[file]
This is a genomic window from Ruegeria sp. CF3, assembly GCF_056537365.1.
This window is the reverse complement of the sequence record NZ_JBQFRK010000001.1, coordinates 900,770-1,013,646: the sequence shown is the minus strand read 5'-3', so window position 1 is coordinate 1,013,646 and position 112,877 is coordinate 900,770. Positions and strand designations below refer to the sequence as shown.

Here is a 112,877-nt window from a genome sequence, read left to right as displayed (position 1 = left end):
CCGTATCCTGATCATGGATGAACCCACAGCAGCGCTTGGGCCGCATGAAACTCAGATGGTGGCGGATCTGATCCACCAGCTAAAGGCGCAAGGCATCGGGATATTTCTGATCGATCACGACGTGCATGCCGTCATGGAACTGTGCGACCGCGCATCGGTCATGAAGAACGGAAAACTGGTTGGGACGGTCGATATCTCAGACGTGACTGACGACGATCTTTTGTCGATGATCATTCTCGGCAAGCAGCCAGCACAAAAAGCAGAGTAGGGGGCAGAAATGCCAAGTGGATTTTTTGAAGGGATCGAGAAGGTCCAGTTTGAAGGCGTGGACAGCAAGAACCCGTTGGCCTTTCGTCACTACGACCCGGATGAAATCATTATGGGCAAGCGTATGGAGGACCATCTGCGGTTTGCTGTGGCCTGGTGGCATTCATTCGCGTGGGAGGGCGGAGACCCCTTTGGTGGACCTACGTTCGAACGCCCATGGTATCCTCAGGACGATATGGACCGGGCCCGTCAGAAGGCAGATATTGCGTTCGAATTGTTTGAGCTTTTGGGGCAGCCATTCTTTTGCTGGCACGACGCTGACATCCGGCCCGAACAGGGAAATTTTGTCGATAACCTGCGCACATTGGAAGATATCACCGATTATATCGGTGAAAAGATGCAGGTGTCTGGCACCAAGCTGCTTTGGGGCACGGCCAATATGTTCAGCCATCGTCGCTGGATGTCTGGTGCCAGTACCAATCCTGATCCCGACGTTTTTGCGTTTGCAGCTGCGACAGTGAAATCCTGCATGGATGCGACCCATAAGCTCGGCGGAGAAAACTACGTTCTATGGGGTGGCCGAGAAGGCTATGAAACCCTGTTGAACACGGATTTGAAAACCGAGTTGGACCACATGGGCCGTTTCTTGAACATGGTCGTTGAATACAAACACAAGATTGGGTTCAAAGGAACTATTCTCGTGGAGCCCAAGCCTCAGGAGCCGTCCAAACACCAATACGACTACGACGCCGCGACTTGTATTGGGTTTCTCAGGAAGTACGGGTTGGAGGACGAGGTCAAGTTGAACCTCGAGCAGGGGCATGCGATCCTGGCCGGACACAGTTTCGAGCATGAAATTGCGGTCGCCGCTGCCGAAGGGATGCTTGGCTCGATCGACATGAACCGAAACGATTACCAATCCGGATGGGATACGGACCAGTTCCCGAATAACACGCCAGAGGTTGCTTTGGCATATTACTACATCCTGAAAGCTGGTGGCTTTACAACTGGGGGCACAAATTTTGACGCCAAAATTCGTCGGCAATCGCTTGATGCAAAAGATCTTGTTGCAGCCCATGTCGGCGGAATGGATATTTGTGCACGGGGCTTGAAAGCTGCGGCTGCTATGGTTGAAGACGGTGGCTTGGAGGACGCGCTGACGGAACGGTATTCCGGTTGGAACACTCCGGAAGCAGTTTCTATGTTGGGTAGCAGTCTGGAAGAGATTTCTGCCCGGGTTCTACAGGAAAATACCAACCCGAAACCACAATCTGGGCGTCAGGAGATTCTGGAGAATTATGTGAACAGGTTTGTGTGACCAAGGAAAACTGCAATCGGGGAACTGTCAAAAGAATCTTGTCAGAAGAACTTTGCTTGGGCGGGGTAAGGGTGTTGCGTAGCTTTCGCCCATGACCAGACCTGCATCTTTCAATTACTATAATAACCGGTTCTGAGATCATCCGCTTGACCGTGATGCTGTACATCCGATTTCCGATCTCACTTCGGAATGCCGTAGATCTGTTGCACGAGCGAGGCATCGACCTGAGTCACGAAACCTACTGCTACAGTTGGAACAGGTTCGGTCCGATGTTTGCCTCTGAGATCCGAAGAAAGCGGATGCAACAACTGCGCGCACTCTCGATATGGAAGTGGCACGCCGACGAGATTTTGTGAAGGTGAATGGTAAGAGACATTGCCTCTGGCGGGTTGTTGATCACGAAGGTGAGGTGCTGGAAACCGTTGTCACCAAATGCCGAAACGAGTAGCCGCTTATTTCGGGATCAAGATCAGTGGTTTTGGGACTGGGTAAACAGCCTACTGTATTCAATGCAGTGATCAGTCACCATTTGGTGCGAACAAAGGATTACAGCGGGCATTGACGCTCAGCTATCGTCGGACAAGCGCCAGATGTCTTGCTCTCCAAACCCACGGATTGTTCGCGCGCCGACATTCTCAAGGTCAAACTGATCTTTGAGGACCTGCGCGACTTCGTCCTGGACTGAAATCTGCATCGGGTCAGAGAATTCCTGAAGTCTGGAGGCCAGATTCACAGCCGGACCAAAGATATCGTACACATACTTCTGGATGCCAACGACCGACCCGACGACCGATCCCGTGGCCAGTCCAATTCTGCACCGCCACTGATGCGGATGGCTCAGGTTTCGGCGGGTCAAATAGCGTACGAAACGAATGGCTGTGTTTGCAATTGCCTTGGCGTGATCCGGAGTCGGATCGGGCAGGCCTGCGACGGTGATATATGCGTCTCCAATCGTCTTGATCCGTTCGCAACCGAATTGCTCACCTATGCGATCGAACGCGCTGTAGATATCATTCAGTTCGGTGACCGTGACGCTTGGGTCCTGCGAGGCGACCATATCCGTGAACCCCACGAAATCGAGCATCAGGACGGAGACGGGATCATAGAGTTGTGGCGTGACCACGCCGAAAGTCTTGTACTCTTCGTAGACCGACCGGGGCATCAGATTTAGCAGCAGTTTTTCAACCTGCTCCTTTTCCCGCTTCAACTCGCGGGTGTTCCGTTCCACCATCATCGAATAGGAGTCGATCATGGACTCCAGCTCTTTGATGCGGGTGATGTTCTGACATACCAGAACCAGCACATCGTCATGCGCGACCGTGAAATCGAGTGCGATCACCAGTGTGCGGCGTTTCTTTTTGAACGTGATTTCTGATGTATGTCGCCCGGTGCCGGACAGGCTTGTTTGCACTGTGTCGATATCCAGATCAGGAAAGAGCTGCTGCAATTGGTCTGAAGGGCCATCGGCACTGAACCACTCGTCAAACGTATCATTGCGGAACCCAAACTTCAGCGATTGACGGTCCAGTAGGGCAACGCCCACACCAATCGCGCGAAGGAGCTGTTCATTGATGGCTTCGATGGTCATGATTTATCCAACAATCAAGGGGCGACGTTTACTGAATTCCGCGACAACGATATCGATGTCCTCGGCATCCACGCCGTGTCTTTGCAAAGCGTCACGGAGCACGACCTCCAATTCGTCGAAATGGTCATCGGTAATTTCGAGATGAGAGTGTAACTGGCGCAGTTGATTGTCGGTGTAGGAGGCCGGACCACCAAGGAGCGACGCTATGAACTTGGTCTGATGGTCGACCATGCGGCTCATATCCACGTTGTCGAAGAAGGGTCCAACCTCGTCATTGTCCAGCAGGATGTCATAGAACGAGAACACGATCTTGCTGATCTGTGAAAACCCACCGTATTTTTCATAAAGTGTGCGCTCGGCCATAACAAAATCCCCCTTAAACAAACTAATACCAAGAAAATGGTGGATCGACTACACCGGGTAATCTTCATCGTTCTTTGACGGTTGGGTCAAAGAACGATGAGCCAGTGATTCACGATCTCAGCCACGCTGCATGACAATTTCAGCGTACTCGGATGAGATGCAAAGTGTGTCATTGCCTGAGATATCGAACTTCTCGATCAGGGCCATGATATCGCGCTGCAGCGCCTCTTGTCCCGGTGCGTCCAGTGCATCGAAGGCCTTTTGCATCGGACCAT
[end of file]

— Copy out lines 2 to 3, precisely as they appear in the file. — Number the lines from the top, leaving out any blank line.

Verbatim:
This window is the reverse complement of the sequence record NZ_JBQFRK010000001.1, coordinates 900,770-1,013,646: the sequence shown is the minus strand read 5'-3', so window position 1 is coordinate 1,013,646 and position 112,877 is coordinate 900,770. Positions and strand designations below refer to the sequence as shown.

Here is a 112,877-nt window from a genome sequence, read left to right as displayed (position 1 = left end):